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Motto


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Motto



The motto was originally a war cry or slogan. Mottoes first began to be shown with arms in the 14th and 15th centuries, but were not in general use until the 17th century. Thus the oldest coats of arms generally do not include a motto. Mottoes seldom form part of the grant of arms: Under most heraldic authorities, a motto is an optional component of the coat of arms, and can be added to or changed at will; many families have chosen not to display a motto.

Motto: Nosce teipsum
Motto Translation: Know thyself.


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Stannsfield Family Crest Products


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Stannsfield Family Crest Products




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See Also


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See Also




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Citations


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Citations



  1. ^ Lewis, Samuel, A Topographical Dictionary of England. Institute of Historical Research, 1848, Print.

Other References

  1. Leeson, Francis L. Dictionary of British Peerages. Baltimore: Genealogical Publishing, 1986. Print. (ISBN 0-8063-1121-5).
  2. Papworth, J.W and A.W Morant. Ordinary of British Armorials. London: T.Richards, 1874. Print.
  3. Hinde, Thomas Ed. The Domesday Book England's Heritage Then and Now. Surrey: Colour Library Books, 1995. Print. (ISBN 1-85833-440-3).
  4. Robb H. Amanda and Andrew Chesler. Encyclopedia of American Family Names. New York: Haper Collins, 1995. Print. (ISBN 0-06-270075-8).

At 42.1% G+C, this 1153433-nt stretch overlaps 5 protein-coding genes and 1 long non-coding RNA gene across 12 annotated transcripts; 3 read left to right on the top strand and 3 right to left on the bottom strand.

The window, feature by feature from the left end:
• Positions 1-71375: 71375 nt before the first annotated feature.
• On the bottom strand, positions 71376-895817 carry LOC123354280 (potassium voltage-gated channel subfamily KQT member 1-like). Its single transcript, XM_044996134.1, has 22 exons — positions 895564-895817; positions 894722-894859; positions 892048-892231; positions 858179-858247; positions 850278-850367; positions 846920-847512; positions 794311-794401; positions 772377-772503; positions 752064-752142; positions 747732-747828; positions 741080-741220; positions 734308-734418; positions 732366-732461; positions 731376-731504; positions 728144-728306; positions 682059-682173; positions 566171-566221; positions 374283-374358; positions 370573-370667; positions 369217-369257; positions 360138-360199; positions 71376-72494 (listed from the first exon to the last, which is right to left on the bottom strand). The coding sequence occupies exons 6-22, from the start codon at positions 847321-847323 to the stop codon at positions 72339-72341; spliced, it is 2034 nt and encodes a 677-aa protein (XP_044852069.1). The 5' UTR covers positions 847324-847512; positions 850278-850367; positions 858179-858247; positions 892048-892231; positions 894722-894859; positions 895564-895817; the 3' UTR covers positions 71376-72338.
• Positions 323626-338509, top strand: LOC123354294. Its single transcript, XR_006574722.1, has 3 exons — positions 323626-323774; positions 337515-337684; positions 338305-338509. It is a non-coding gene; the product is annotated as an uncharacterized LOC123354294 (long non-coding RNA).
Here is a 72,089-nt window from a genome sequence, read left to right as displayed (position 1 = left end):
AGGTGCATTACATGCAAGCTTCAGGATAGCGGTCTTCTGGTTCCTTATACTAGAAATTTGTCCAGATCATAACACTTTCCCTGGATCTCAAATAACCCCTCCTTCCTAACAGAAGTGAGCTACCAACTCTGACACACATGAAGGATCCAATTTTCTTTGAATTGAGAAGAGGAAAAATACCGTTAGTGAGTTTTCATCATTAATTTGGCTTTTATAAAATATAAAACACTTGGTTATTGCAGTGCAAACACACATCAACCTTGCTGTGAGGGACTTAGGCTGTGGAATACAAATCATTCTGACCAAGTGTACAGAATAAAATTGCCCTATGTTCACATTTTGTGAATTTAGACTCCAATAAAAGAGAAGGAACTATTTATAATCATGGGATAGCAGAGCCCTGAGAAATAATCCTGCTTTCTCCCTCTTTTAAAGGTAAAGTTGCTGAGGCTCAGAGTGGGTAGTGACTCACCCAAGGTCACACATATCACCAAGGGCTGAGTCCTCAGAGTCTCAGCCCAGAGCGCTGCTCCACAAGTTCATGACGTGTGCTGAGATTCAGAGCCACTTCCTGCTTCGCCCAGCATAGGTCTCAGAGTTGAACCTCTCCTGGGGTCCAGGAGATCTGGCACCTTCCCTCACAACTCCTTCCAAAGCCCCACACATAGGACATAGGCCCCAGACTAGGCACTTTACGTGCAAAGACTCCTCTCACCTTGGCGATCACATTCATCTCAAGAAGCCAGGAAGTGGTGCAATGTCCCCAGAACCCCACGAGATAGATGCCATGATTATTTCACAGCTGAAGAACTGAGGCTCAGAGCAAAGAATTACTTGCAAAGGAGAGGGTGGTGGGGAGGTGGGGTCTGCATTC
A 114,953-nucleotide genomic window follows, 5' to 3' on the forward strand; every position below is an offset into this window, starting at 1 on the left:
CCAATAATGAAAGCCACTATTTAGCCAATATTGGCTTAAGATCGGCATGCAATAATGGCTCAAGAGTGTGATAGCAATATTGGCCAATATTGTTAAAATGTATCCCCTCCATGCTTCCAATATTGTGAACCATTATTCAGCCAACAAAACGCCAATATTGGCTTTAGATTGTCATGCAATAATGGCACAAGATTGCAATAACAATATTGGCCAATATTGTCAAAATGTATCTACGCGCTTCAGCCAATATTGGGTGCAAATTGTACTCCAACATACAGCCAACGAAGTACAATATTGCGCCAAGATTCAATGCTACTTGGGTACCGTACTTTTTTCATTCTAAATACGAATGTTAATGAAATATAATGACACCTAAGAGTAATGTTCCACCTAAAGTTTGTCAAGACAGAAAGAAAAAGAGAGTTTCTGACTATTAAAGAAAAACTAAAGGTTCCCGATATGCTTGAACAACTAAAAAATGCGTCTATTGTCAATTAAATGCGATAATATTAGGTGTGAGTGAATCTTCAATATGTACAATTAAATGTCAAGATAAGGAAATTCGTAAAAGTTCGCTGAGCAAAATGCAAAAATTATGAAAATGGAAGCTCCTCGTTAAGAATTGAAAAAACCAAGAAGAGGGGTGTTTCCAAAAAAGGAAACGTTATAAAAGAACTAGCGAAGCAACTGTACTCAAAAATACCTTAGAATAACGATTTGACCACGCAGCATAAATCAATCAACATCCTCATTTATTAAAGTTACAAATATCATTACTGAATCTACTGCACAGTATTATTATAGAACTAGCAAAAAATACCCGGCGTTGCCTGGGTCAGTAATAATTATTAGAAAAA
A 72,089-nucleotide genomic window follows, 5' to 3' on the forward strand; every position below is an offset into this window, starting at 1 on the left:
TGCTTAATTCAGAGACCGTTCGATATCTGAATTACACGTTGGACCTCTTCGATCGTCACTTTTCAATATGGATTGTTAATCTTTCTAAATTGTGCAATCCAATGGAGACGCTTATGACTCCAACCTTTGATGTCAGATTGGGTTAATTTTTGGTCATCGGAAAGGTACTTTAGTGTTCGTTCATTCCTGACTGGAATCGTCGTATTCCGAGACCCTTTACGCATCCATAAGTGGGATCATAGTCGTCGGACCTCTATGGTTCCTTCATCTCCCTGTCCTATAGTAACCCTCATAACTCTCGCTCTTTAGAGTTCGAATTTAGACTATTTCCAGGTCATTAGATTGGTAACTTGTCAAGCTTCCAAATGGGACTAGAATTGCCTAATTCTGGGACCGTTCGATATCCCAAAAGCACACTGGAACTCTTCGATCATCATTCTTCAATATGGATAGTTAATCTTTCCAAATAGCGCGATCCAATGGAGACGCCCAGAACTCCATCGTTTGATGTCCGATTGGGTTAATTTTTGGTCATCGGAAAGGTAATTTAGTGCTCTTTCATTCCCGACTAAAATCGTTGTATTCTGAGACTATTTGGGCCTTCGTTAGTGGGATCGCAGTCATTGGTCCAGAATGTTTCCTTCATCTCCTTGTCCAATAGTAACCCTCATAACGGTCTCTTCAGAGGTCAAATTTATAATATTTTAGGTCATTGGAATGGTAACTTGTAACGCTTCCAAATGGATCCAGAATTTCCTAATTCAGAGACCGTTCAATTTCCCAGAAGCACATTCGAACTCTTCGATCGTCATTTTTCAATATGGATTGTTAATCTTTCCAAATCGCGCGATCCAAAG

5. Hanks, Hodges, Mills and Room. The Oxford Names Companion. Oxford: Oxford University Press, 2002. Print. (ISBN 0-19-860561-7).
  6. Filby, P. William and Mary K Meyer. Passenger and Immigration Lists Index in Four Volumes. Detroit: Gale Research, 1985. Print. (ISBN 0-8103-1795-8).
  7. MacAulay, Thomas Babington. History of England from the Accession of James the Second 4 volumes. New York: Harper and Brothers, 1879. Print.
  8. Humble, Richard. The Fall of Saxon England. New York: Barnes and Noble, 1975. Print. (ISBN 0-88029-987-8).
  9. Egle, William Henry. Pennsylvania Genealogies Scotch-Irish and German. Harrisburg: L.S. Hart, 1886. Print.
  10. The Norman People and Their Existing Descendants in the British Dominions and the United States Of America. Baltimore: Genealogical Publishing, 1975. Print. (ISBN 0-8063-0636-X).
  11. ...

The Stannsfield Family Crest was acquired from the Houseofnames.com archives. The Stannsfield Family Crest was drawn according to heraldic standards based on published blazons. We generally include the oldest published family crest once associated with each surname.

This page was last modified on 17 June 2016 at 10:47.